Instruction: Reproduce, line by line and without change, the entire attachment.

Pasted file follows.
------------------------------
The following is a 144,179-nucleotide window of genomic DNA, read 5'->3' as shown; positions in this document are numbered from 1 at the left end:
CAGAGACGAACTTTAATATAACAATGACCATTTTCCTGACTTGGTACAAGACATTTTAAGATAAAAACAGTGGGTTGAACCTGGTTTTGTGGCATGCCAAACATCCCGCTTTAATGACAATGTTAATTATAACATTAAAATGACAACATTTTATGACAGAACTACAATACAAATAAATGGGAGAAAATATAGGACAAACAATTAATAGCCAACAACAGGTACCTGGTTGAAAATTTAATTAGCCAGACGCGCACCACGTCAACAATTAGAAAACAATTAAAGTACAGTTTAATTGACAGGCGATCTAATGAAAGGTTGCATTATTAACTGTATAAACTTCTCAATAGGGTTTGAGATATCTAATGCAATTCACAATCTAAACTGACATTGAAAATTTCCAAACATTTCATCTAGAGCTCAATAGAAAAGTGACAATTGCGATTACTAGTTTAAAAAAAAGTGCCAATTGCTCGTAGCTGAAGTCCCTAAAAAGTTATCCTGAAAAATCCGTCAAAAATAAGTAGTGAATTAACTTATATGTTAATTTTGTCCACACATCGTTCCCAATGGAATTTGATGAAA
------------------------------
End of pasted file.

The following is a 144,179-nucleotide window of genomic DNA, read 5'->3' as shown; positions in this document are numbered from 1 at the left end:
CAGAGACGAACTTTAATATAACAATGACCATTTTCCTGACTTGGTACAAGACATTTTAAGATAAAAACAGTGGGTTGAACCTGGTTTTGTGGCATGCCAAACATCCCGCTTTAATGACAATGTTAATTATAACATTAAAATGACAACATTTTATGACAGAACTACAATACAAATAAATGGGAGAAAATATAGGACAAACAATTAATAGCCAACAACAGGTACCTGGTTGAAAATTTAATTAGCCAGACGCGCACCACGTCAACAATTAGAAAACAATTAAAGTACAGTTTAATTGACAGGCGATCTAATGAAAGGTTGCATTATTAACTGTATAAACTTCTCAATAGGGTTTGAGATATCTAATGCAATTCACAATCTAAACTGACATTGAAAATTTCCAAACATTTCATCTAGAGCTCAATAGAAAAGTGACAATTGCGATTACTAGTTTAAAAAAAAGTGCCAATTGCTCGTAGCTGAAGTCCCTAAAAAGTTATCCTGAAAAATCCGTCAAAAATAAGTAGTGAATTAACTTATATGTTAATTTTGTCCACACATCGTTCCCAATGGAATTTGATGAAA